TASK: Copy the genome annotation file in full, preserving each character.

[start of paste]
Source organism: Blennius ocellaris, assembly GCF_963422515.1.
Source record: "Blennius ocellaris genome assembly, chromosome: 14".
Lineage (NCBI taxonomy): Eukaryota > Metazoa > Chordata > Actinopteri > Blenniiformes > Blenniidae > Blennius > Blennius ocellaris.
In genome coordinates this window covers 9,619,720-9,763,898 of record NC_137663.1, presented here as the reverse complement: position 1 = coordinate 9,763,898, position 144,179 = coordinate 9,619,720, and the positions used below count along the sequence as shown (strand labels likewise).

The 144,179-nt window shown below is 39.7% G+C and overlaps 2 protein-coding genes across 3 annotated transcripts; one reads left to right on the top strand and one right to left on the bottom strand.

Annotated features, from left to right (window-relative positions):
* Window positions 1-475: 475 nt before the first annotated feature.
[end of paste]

Source organism: Blennius ocellaris, assembly GCF_963422515.1.
Source record: "Blennius ocellaris genome assembly, chromosome: 14".
Lineage (NCBI taxonomy): Eukaryota > Metazoa > Chordata > Actinopteri > Blenniiformes > Blenniidae > Blennius > Blennius ocellaris.
In genome coordinates this window covers 9,619,720-9,763,898 of record NC_137663.1, presented here as the reverse complement: position 1 = coordinate 9,763,898, position 144,179 = coordinate 9,619,720, and the positions used below count along the sequence as shown (strand labels likewise).

The 144,179-nt window shown below is 39.7% G+C and overlaps 2 protein-coding genes across 3 annotated transcripts; one reads left to right on the top strand and one right to left on the bottom strand.

Annotated features, from left to right (window-relative positions):
* Window positions 1-475: 475 nt before the first annotated feature.